Hurricane Irma's Wind Speeds Were So Terrible, They Set A Record

by Tara Merrigan

On Monday, the weather system named Irma swirled over Florida and headed towards other states in the Deep South. Irma, once a Category 5 hurricane, had been downgraded to a tropical storm since making landfall on the continental United States on Sunday. With its strong winds and heavy rainfall, Irma has devastated parts of Florida, as well as some Caribbean islands, leaving them without electricity or running water. But the strength of Hurricane Irma's winds are especially stunning. The highest sustained wind speed recorded for Irma was 185 m.p.h., making it the hurricane with the second strongest winds ever recorded, according to The Telegraph.

Though Irma's winds have since decreased significantly, coming down to about 65 m.p.h., the force of the gusts was still strong on Monday, affecting regions like northeast Florida that meteorologists had predicted would be spared from Irma's wrath. "It wasn't supposed to be like this," CNN correspondent Sara Sidner said, reporting from Daytona Beach. "It's been strong enough to knock us over." And even Irma's reduced winds have been enough to knock over construction cranes in Florida. In Miami, where top wind speeds reached 99 m.p.h., a few cranes actually fell.

According to ABC News, Irma has caused the deaths of at least six people in Florida and at least 37 people in the Caribbean. The storm system is expected to continue into the Deep South, moving on to dump rain on Georgia, Alabama, Tennessee, and the Carolinas. “Significant river flooding is possible beginning Monday and Tuesday in much of central Georgia and southern South Carolina where average rainfall of 3 to 6 inches and isolated 10 inch amounts are expected,” the National Hurricane Center said. “Portions of these states within the southern Appalachians will be especially vulnerable to flash flooding.”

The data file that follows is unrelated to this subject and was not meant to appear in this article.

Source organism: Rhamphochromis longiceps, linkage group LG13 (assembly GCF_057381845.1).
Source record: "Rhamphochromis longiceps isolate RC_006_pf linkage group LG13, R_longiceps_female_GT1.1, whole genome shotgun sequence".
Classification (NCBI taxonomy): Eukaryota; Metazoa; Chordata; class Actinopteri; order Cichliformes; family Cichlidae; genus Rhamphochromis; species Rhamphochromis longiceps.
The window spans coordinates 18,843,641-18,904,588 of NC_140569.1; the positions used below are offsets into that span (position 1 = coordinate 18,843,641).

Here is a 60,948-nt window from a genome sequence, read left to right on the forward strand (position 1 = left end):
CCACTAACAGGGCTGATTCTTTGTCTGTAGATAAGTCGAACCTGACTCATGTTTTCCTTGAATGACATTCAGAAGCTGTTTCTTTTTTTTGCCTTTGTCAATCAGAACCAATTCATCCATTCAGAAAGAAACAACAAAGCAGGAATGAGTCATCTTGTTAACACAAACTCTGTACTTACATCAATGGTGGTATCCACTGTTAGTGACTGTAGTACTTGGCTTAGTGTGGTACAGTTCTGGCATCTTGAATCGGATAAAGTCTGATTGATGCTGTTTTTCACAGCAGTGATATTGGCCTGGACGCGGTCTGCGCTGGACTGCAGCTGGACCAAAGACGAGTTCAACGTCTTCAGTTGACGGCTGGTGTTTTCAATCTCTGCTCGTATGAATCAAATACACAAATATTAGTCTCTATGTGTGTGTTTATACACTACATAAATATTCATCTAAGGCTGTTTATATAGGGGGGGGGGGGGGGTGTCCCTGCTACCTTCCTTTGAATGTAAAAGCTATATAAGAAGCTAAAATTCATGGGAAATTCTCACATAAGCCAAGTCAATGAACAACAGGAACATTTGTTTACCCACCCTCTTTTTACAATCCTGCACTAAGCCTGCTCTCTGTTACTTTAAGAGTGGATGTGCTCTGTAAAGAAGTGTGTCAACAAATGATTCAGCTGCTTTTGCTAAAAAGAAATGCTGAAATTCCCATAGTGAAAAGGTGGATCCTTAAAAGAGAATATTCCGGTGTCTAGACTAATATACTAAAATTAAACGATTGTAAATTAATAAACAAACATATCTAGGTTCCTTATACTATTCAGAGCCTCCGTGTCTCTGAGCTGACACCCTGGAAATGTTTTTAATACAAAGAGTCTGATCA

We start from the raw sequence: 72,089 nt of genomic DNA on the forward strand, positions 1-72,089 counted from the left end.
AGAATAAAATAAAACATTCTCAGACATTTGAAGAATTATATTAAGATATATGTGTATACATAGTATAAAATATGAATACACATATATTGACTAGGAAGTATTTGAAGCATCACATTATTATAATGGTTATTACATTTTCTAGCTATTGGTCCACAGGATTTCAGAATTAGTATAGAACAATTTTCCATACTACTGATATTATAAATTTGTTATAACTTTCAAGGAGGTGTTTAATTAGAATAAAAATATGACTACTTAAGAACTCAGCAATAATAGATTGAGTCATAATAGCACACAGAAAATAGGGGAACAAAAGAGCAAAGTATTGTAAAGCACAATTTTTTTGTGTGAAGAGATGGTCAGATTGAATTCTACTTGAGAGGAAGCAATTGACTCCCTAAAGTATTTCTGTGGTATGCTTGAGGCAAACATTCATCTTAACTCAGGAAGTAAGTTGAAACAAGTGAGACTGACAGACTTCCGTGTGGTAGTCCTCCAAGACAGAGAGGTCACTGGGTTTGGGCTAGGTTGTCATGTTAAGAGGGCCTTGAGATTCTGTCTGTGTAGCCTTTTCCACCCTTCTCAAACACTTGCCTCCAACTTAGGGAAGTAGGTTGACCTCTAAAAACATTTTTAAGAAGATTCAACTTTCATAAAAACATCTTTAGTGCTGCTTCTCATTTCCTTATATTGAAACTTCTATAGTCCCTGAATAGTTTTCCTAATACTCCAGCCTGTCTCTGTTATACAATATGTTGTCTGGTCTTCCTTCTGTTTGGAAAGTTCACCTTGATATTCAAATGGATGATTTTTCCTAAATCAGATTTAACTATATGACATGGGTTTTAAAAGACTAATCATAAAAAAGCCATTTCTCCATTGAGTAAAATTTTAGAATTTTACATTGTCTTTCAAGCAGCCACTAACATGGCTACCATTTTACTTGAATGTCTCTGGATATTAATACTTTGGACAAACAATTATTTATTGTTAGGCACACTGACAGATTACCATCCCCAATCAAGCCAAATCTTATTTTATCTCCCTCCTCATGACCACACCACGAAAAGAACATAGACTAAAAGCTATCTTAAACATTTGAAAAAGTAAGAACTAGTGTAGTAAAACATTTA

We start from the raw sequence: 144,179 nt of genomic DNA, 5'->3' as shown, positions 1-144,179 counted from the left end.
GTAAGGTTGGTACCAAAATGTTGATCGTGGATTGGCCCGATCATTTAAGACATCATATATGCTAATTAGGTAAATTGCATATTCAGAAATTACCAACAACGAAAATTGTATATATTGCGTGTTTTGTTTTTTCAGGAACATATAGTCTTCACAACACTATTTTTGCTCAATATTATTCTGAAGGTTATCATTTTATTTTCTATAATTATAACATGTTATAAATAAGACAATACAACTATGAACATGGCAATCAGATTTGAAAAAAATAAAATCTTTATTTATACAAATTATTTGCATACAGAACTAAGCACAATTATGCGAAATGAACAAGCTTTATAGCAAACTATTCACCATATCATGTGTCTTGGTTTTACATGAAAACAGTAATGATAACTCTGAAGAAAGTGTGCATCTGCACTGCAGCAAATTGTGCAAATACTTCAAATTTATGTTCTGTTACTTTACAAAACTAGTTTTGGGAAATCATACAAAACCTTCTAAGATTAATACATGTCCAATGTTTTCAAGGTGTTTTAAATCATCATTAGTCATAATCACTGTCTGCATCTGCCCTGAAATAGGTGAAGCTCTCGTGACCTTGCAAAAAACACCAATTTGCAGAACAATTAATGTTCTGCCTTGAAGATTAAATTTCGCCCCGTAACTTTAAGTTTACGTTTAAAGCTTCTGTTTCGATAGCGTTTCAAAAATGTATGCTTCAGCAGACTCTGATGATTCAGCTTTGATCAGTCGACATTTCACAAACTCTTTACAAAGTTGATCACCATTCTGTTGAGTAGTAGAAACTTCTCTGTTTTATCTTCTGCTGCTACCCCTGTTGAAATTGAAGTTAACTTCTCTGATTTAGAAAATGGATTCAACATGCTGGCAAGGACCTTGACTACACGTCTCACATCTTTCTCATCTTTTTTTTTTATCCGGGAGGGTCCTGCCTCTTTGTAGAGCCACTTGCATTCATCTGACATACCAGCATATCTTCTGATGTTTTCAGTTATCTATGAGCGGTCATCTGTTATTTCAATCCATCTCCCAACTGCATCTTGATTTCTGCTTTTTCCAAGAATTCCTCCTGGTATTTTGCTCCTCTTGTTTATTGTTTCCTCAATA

And though Americans are just beginning to feel and assess the impact of the historic Hurricane Irma, those living on islands in the Caribbean have already begun recovery efforts. On St. Thomas, an island that partially comprises the U.S. Virgin Islands, supplies and aid workers had begun to fly into the island's airport on Monday. Food, water, and roof tarps were handed out to residents at a baseball park on the island. In addition to on-the-ground efforts by local governments, the cruise line Royal Caribbean said that it would be sending ships down to the islands affected by Irma to rescue the hurricane's victims.

Irma's winds in the Caribbean were particularly strong, media reports said. In Cuba, the hurricane's gusts were strong enough to dislodge an electric pole that then struck and killed a 77-year-old person as it crashed to the ground, according to the Miami Herald. Cuba's state media has reported that at least 10 people have died due to Irma. “These have been difficult days for our people who, in only a few hours, have seen what they constructed with so much effort struck down by a devastating hurricane,” said Cuban leader Raúl Castro wrote in the Cuban Communist Party’s newspaper. “The images of the last hours are eloquent, as is the spirit of resistance and victory of our people, who are reborn with every adversity.”


In Barbuda, which has been said to be the Caribbean island hit worst by Irma, winds were the cause of much of the damage, Prime Minister Gaston Browne said, according to ABC News. “When you have an unprecedented storm like this that comes with such significant wind force this is like having a bomb literally thrown on a city ... It is really the sheer magnitude of the winds that destroyed these properties," Browne said.